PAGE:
2012 Ford F250 4x4 King Ranch 6.7 Diesel Contact O.c.welch Direct 843 2880101 on 2040-cars
Hilton Head Island, South Carolina, United States
Body Type:Pickup Truck
For Sale By:Dealer
Cab Type (For Trucks Only): Crew Cab
Warranty: Vehicle has an existing warranty
Sub Model: king ranch
Options: Leather Seats
Exterior Color: Black
Safety Features: Side Airbags
Interior Color: Tan
Power Options: Power Windows
Number of Cylinders: 8
Condition: Certified pre-owned: To qualify for certified pre-owned status, vehicles must meet strict age, mileage, and inspection requirements established by their manufacturers. Certified pre-owned cars are often sold with warranty, financing and roadside assistance options similar to their new counterparts. See the seller's listing for full details. ...
Ford F-250 for Sale
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Mon, 16 Sep 2013 10:30:00 EST
Prototypes developed by major automakers typically remain in said company's custody, but every once in a while, one trickles out into private hands. And that's just what we have here. Ford is donating a one-of-a-kind factory prototype for the 2014 Mustang Cobra Jet that will be auctioned off later this month by Barrett-Jackson in Las Vegas to benefit the National Multiple Sclerosis Society.
Wed, 29 Jan 2014 08:58:00 EST
Powered by a 5.0-liter supercharged V8 mated to a T4 competition gearbox, this rare Cobra Jet prototype includes a wheelie bar, chromoly roll cage, Weld wheels, three-link rear suspension, racing brakes, 9-inch rear axle and more. It's painted in a unique satin orange with reflective gray striping scheme, bears the serial number 2014 BJMS CJXX1 and is fully ready for NHRA competition on the drag strip.
To be offered with no reserve on Saturday, September 28, 2013, the Cobra Jet prototype's winning bidder will also receive tutelage at Roy Hill's Drag Racing School in Sophia, NC, along with tours of the Ford Product Development Center, Ford Racing headquarters and Ford Design Studios with Mustang chief engineer Dave Pericak. Scope out the video and details below for what could be the ultimate Mustang experience for a good cause.
Proving that there is still something to be learned on television these days, National Geographic Channel recently introduced a new series called Duck Quacks Don't Echo. On the first episode of this science/comedy show, host Michael Ian Black proposes the idea that a truck can be supported with a ceramic coffee mug under each wheel - yes, he says that the entire weight of a truck can be balanced on just four coffee mugs.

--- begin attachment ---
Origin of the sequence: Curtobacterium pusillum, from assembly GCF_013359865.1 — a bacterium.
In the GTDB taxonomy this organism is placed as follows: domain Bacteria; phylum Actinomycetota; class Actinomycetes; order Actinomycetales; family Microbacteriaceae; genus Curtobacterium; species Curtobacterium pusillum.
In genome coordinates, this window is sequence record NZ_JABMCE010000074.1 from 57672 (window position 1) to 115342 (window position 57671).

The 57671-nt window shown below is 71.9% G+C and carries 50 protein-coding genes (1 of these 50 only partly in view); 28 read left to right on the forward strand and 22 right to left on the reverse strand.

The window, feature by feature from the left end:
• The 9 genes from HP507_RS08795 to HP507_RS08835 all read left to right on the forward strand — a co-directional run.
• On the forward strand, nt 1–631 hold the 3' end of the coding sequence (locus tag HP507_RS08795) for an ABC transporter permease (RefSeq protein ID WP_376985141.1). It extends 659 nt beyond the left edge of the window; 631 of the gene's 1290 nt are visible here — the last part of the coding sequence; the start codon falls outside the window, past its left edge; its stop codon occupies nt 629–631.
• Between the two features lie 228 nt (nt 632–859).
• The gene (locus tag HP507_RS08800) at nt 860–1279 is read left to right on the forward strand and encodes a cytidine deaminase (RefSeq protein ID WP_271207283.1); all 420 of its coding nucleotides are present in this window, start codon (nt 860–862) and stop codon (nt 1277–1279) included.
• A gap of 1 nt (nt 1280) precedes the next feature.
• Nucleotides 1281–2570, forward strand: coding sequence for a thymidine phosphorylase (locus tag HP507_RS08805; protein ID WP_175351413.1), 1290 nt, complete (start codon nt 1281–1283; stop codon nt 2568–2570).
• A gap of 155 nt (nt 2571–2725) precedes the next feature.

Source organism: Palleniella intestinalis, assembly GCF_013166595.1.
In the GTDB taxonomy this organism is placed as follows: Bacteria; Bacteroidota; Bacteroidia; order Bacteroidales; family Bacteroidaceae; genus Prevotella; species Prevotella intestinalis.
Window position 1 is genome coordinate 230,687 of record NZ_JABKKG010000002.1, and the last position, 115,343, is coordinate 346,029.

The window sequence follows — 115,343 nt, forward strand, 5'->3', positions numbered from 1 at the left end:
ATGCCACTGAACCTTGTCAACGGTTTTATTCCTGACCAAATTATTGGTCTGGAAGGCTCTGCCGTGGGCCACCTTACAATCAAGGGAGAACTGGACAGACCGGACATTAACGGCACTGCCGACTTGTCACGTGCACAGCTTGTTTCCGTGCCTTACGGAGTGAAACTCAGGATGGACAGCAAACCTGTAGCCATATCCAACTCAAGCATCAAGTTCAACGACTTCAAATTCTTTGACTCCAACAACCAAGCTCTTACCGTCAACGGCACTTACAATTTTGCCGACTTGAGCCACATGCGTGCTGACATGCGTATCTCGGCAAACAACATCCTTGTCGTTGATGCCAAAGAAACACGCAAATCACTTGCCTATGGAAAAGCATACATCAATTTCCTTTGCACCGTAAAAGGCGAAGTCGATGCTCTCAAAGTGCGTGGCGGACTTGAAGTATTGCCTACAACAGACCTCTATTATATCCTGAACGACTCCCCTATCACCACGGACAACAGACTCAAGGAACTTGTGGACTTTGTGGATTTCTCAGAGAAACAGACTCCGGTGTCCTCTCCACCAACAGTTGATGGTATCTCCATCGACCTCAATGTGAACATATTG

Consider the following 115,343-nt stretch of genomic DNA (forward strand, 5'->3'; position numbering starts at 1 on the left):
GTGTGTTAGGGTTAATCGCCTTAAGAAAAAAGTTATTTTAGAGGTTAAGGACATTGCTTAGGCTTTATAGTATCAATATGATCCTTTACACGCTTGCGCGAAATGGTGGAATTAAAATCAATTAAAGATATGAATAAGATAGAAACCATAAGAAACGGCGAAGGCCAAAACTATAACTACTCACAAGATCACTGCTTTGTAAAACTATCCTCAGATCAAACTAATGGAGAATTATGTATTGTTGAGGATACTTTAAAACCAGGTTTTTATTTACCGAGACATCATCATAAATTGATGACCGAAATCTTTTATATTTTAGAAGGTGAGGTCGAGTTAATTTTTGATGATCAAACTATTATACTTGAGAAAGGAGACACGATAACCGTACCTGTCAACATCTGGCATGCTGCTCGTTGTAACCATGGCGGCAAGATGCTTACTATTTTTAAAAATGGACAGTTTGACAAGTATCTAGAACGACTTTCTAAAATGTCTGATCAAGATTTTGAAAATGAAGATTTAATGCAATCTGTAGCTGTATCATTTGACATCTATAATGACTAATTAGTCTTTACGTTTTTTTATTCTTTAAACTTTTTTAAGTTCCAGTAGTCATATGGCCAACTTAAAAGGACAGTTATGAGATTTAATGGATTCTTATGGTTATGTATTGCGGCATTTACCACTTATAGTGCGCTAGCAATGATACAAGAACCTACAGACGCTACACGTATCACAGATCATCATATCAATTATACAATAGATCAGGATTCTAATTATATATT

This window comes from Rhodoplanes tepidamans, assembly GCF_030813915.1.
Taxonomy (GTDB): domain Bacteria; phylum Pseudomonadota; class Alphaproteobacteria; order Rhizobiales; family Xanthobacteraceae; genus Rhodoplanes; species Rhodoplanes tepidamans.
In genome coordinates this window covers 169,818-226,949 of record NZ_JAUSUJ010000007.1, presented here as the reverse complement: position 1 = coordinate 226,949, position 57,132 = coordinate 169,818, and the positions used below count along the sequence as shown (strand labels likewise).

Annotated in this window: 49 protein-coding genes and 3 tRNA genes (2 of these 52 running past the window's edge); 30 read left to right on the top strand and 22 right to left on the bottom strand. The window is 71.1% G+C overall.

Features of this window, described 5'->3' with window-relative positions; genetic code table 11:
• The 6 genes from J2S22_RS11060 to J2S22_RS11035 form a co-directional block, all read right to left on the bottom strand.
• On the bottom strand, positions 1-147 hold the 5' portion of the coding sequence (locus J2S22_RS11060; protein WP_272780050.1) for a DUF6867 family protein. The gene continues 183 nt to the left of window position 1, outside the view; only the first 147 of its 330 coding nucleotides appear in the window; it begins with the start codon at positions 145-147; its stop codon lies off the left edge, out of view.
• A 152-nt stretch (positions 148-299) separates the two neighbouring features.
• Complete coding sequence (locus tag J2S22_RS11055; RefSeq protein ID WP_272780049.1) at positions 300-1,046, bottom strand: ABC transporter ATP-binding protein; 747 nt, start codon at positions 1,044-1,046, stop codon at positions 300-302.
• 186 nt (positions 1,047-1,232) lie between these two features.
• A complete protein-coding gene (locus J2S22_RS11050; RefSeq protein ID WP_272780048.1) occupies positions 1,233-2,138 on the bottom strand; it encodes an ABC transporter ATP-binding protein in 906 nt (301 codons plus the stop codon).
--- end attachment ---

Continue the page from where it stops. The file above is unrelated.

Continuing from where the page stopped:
Wed, 11 Jun 2014 11:58:00 EST
Looking to find out whether this is fact or myth, the show uses a regular cab Ford F-150, weighing in at 4,800 pounds, and four average coffee mugs. Lowered onto the mugs, the idea is quickly put to the test. Can the cups hold up under 4,800 pounds? If so, what, exactly, would it take to break them? Scroll down below to find out.
As a segment, fullsize vans are stealth-fighter invisible on most consumers' radar. Visit a dealership for any of the four brands that offer them and you'll be lucky to find even one on display. These are commercial vehicles primarily, even more so than pickup trucks. Vans are the shuttles for plumbers, caterers, carpenters, concrete layers, masons, electricians, florists and flooring, and a huge part of this country's productivity is accomplished using them. At the moment, Ford is the 800-pound gorilla in that room - fully 41 percent of commercial vehicles wear a Blue Oval. So when Ford announced three years ago it would be ditching its commercial bread-and-butter E-Series, it meant the Transit that would be replacing the Econoline had huge, 53-year-old shoes to fill.
We were still a bit nostalgic about Econoline vans going away until going directly from the Transit first drive in Kansas City to an E-350 airport shuttle. Climb up through the Econoline's tiny double doors and bang your head on the opening, crouch all the way to your seat then enjoy a loud, rattle-prone, creaky, harsh ride on beam-hard seats while struggling to see out the low windows. This is an experience nearly every traveler has had. By comparison, the Transits we'd just spent two days with were every bit of the four decades better they needed to be. It cannot be understated just how much better the Transit is in every single way. The load floor is barely more than knee high. There's a huge side door, and hitting your head on a door opening is nearly impossible. Stand up all the way if you're under six-foot, six-inches - no more half-hunching down the aisle. There are windows actually designed to be looked out of. The ride is buttery smooth, no booming vibration from un-restrained metal panels and no squeaks. Conversations can be held at normal levels rather than yelling over the roar of an ancient V8. The seats are comfortable. The AC is cold. There are cupholders.
Enough anecdote-laying, what's in a Transit? We're talking about a very fullsized unibody van that's enjoyed a 49-year history in Ye Olde Europe. This latest iteration is part of the "One Ford" initiative, so it was designed as a global offering from the get-go, eschewing the body-on-frame construction the E-Series has used since 1975. Instead, the Transit integrates a rigid ladder frame into an overall frame construction made of high-strength cold-rolled and boron steel. The suspension is a simple but well-tuned Macpherson strut array up front with a rear solid axle and leaf springs.